A project in a city or county with 150% of the national unemployment or an area of up to 12 contiguous census tracts that do not include census tracts with no residential population unless that area is for commercial use and the 12 census tracts are 150% of the national unemployment. This final draft did away with the controversial “doughnut approach” that required the contiguous tracts to be bordering the project tract.

Closed Military Base, Infrastructure, Manufacturing

A project would qualify as in a TEA if it were located in the area of a military base that closed in a 20-year period preceding a business plan application, or if it were an infrastructure or manufacturing project. An infrastructure project would need to be administered by a governmental entity and a manufacturing project would have the purpose to improve, construct, or operate a plant, factory, or mill.

Visa Set Asides

The “December Draft” also pondered an entirely new way of incentivizing investments by way of visa set asides for Priority Urban Investment Areas, Rural Areas, and non-TEA investments – with the remaining allocated based on demand. The “set aside” terms refers to the concept that if all of the visas set aside for certain investments were not used in a year, the visas would be set aside for a period of time for investors (and family) in these qualifying projects. The amount of time that visas would be required to stay set aside for these categories changed many times during reform negotiations. With almost 22,000 I-526 petitions pending in addition to all approved investors and their family dependents that are or would be seeking visas, a visa set aside could be a powerful way to encourage the financing of projects in these areas. However with so many in line already, going forward, any discussion of visa allocation needs to be part of a robust discussion to increase EB-5 visa capacity.

In response to concerns that the “set aside” concept out exacerbate existing capacity issues, the “December Draft” included a mechanism for those already in line for a visa to re-classify into one of the investment categories that had a set aside. IIUSA studied how the mechanism would work by running an analysis of projects in its proprietary database. IIUSA receives project information from member input, publicly available information, and Freedom of Information Act (FOIA) requests. You can find this information on IIUSA’s member portal.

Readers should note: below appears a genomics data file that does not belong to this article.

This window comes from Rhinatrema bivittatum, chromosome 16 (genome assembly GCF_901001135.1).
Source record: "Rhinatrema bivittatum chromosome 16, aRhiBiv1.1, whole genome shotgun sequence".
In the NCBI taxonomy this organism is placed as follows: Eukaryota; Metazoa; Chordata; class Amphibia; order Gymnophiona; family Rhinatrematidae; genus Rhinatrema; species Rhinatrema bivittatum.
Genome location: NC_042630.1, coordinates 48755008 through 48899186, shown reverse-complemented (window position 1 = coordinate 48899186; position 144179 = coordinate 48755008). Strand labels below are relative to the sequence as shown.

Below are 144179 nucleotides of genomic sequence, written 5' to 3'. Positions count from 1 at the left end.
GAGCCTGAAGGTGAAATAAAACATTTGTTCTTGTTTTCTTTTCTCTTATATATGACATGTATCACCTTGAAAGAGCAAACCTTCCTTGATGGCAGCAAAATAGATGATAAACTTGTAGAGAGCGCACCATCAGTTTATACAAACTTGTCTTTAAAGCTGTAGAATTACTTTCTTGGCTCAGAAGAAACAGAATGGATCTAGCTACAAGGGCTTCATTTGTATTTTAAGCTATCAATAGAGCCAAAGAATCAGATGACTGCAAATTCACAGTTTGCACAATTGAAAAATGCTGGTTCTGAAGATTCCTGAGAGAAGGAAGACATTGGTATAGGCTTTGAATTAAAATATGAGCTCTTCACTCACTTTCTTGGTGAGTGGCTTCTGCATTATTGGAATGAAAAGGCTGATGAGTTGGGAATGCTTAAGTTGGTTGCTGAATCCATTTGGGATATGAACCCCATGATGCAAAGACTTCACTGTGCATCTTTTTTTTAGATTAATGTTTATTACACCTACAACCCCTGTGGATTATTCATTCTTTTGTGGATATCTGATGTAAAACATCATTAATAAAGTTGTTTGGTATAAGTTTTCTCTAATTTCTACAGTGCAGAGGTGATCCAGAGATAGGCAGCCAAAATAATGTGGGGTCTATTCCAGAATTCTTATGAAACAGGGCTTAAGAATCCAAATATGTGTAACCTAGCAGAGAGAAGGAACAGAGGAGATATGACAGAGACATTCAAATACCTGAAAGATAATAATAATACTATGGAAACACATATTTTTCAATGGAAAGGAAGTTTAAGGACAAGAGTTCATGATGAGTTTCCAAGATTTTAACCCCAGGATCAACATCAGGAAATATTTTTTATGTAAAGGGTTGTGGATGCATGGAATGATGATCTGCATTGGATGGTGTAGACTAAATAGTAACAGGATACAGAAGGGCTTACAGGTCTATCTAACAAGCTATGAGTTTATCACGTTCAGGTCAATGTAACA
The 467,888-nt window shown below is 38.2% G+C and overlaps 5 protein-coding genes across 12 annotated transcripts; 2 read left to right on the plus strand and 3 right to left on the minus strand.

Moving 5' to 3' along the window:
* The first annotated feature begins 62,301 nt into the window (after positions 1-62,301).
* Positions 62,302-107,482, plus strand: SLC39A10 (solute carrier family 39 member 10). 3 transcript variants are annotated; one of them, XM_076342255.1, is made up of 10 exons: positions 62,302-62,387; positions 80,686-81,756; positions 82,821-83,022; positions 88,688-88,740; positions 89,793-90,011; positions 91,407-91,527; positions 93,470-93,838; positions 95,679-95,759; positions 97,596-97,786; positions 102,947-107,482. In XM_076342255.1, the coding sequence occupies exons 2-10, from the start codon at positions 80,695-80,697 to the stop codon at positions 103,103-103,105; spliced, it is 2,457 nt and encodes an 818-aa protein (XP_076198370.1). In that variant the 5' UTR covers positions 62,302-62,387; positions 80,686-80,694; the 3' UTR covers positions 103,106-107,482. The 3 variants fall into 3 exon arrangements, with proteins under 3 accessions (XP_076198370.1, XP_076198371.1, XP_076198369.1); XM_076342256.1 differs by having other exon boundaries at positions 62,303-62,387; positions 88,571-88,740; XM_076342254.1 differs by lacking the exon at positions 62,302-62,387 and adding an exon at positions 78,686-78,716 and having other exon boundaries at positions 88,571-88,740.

2,000 for Rural Areas

IIUSA found 29 projects in our database would have qualified as rural, representing 4,192 investors or a minimum of about $2 billion. In calculating visa allocations to this area we made an assumption of 2.5 visas per investor to represent the investor and their dependent family members. With this assumption, we would suggest that about 10,480 visas currently in line would have been able to re-classify for the set-aside.

2,000 for Priority Urban Investment Areas

IIUSA found 26 projects would have qualified for this set aside, representing 3,171 investors or a minimum of about $1.6 billion. Still using an assumption of 2.5 visas per investor, 7,928 visas currently in line would have been able to re-classify for the set-aside.

2,000 for the Non-TEA Level

As things stand currently, over 95% of all EB-5 investments are used to finance projects in TEAs. This non-TEA set aside has the policy intent of creating another incentive (visa availability) to support a market for the higher investment amount. There would have been very few in line for visas currently eligible for this re-classification.


These three issues are far from the only aspects of reform that we must examine. Others include job creation methodologies, investor and Regional Center fees, effective dates, national security/anti-fraud/compliance provisions, and more. With opportunity for legislative reform and long-term re-authorization significantly diminished in a presidential election year, these issues have formed a basis for discussion for stakeholders to find new ways to compromise and come together to build consensus on these issues so that reform and long-term reauthorization is possible when the opportunity comes.

IIUSA is actively engaged in finding solutions and consensus amongst our membership through various outlets. Over half of IIUSA membership has responded to a survey on policy issues. More opportunities are on the horizon at the Annual EB-5 Regional Economic Development Advocacy Conference this April, the findings will be presented at the Annual Membership Meeting as part of an interactive review of results and then made available online. IIUSA’s Public Policy Committee has developed comments to S. 2415 (“EB-5 Integrity Act of 2015”) for Board consideration while IIUSA’s Executive Director will testify at an upcoming Senate hearing on EB-5 and TEAs.

Through these various policy development tools and important advocacy efforts, IIUSA continues its commitment to an always-improving inclusive process that has been the hallmark of IIUSA’s representation of the EB-5 industry since its founding. Please get involved in these processes within IIUSA as well as directly connect with your Congressional representatives. Together we will ensure EB-5 continues to be a transformative regional economic development tool for the 21st century.


    Your Cart
    Your cart is emptyReturn to Shop